September 20, 2015
The Post-Prison Education Program paving the way to success via high-quality higher education .... From prison to Pierce College in 5 days: 
Ari Kohn at the Men's Wearhouse in Puyallup, helping to load hundreds of donated suits for future students.

Board of Directors members Maggie
WIlkens (left) and Peter Heymann, help staff member Megan Hammond (right) load suit after suit, until the minivan was at maximum capacity!
300 suits!!  Thank you Men's Wearhouse!

Rob Beers, himself a 
former prisoner of Coyote Ridge, looks on as we wait for Keith to come through the doors. When asked if he remembered what release day was like, Rob responded, "you don't sleep a wink!" Peter Heymann is playing Candy Crush.

King 5 TV captures Keith Whiteman walking out of prison for the last time.
Emotional words from Keith to the King 5 TV team about his first thoughts as he departed the prison.

Looking good thanks to Men's Wearhouse!
Board of Directors Member, Maggie Wilkens (left) & Director, Development & Policy, Megan Hammond
Ari and Keith arrive at Pierce College

Keith at Pierce College with TRIO program staff.

Happy tears as Keith Whiteman reunites with Denise Arnold, PhD, LMHC, Pierce College's Social Service Mental Health Program Professor.

Stay tuned for the story from King 5, but what started with a suit donated to Men's Wearhouse a couple months ago has turned into an emotional testimony of one of our Program participants, Keith Whiteman. The Post-Prison Education Program was there as he walked out of the gates of Coyote Ridge Corrections Center last Monday morning ~ and headed straight for blueberry pancakes in Ellensburg en route to our office in Seattle.


Addiction is classified as a DSM V mental illness - called substance dependence by the American Psychiatric Association. We see it rampant in our communities every day. The solution we've found lies in re-humanizing the criminalized and letting them know that their community is behind them, not against them. Yesterday, Mr. Whiteman, who was introduced to drugs by his father at 12 years old, was taken out for his first real meal in 3.5 years, but most importantly driven from the Post-Prison Education Program to Spanaway to reunite with his Mom, Sister, and Son. And along the way, Men's Wearhouse provided a suit and tie he proudly wore Friday when he walked onto the campus of Pierce College to meet with staff of the TRIO program.  Mr. Whiteman plans on attending the University of Washington-Tacoma after graduating Pierce College. He eventually wants a degree in social work, to give back to the community and work with others who suffer from the disease of addiction.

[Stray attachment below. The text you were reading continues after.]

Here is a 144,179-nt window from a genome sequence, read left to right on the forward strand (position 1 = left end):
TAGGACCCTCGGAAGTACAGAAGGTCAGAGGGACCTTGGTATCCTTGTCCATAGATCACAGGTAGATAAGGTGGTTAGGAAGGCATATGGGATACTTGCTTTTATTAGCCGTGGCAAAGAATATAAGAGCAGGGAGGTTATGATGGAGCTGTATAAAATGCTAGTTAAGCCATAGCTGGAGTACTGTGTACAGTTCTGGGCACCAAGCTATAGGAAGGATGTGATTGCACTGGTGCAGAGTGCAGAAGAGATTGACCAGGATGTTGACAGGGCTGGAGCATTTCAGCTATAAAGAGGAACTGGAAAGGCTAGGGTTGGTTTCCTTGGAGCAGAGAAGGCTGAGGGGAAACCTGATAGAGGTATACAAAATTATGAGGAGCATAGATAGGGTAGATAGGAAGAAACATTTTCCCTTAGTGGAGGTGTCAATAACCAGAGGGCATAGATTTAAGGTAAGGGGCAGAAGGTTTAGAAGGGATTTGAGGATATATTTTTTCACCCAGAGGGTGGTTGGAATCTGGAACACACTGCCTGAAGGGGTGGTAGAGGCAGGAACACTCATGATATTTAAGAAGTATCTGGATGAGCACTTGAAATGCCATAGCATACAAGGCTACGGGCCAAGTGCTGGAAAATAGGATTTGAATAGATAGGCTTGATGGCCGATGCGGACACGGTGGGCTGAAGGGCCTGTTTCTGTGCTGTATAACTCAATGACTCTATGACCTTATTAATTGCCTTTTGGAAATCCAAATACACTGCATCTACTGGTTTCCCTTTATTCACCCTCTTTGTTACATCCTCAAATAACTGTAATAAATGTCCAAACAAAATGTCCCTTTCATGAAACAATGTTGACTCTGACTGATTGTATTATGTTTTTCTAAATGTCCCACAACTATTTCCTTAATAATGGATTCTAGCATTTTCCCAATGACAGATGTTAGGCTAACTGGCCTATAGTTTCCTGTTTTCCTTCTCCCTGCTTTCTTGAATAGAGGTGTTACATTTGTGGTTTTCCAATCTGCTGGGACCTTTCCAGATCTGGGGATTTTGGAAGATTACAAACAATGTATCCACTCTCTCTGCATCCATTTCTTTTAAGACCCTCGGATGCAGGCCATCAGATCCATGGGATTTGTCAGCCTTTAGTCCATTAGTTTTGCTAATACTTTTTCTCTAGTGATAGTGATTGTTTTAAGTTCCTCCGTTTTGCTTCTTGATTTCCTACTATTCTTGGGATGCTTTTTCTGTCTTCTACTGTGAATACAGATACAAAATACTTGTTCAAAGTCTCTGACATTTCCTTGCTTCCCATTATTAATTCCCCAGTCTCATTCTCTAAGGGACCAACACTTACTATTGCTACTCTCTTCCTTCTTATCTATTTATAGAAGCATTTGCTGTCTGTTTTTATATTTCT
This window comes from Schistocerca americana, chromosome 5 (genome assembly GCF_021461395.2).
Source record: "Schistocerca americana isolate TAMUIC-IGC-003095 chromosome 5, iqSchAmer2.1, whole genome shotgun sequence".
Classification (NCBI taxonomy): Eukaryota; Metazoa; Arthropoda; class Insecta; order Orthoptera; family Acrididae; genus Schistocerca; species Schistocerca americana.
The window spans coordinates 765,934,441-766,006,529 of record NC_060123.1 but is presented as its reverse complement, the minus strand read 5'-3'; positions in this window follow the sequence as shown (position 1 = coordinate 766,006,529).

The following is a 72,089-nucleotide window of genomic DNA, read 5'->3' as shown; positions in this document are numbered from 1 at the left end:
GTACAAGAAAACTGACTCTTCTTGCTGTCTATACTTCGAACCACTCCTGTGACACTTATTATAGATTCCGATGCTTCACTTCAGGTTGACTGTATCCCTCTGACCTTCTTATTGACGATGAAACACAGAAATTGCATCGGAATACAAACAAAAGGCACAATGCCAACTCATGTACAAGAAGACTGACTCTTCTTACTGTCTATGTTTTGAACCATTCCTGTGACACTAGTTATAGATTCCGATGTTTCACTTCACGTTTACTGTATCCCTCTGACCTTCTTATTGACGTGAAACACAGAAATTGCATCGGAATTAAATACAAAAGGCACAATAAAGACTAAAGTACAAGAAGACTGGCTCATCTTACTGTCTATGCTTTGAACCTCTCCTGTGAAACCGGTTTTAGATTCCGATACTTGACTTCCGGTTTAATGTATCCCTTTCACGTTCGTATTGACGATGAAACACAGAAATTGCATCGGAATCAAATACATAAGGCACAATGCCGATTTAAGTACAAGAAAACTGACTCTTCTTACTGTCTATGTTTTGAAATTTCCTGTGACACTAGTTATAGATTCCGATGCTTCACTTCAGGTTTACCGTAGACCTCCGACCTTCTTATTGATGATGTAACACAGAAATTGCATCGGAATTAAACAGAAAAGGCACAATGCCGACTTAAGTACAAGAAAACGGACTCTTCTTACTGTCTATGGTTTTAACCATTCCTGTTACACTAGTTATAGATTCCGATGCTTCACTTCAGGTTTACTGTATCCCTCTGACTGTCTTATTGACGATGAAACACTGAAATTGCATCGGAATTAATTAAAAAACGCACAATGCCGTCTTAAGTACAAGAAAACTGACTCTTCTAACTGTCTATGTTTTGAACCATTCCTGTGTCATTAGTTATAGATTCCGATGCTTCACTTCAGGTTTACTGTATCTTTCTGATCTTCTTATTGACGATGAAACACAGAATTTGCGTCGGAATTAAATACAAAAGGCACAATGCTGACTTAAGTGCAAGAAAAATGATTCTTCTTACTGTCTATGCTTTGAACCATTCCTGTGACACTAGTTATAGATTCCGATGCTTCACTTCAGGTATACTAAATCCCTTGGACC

Post-Prison Education Program team gets an
"UMPH" with the addition of Michelle Conley, MSW, CDPT, Director, Applicant and Student Services
Having been part of the team who welcomed Mr. Whiteman into the free world was an incredible honor for which my words can only insufficiently describe.  First and foremost, I was overwhelmed with gratitude for Ari Kohn, Peter Heymann and all who make Post-Prison Education Program. As someone who subscribes to the belief that successful preparation for re-entry begins the moment someone enters prison, it saddens me that more often than not, such a smart and humane practice is not implemented. The case with Mr. Whiteman was an exception to this rule because  PPEP, in collaboration with Walla Walla Community College, took the lead. Throughout his incarceration, Mr. Whiteman has been offered continual support, mentorship and guidance by PPEP to appropriately address his needs on day one of his release. This partnership between prisoner and supportive community (whether an agency like PPEP, family members or the like) is not only invaluable; it is crucial to maximizing the success of reentry, the reduction of recidivism and the subsequent increase in public safety.
Mr. Whiteman's reflections of his experience on the inside only further emphasized the importance of the work that PPEP does. After having achieved his AA while incarcerated, Mr. Whiteman left the prison world driven by his passion for education and eager to earn his Bachelor's in Social Work. While discussing his educational goals, Mr. Whiteman inspired me saying, "I want to focus less on me, I want to be other-centered." What an honor it was to be in the presence of a man who for 3.5 years has been deprived of so much, and during the first hours of release focused only on how he is eager to serve those around him, how he will become a driving force for good.

Michelle Conley, MSW, CDPT
Director, Applicant & Student Services
Post-Prison Education Program
(206) 524-3333, Ext. 108
Post-Prison Education Program | 206-524-3333 | |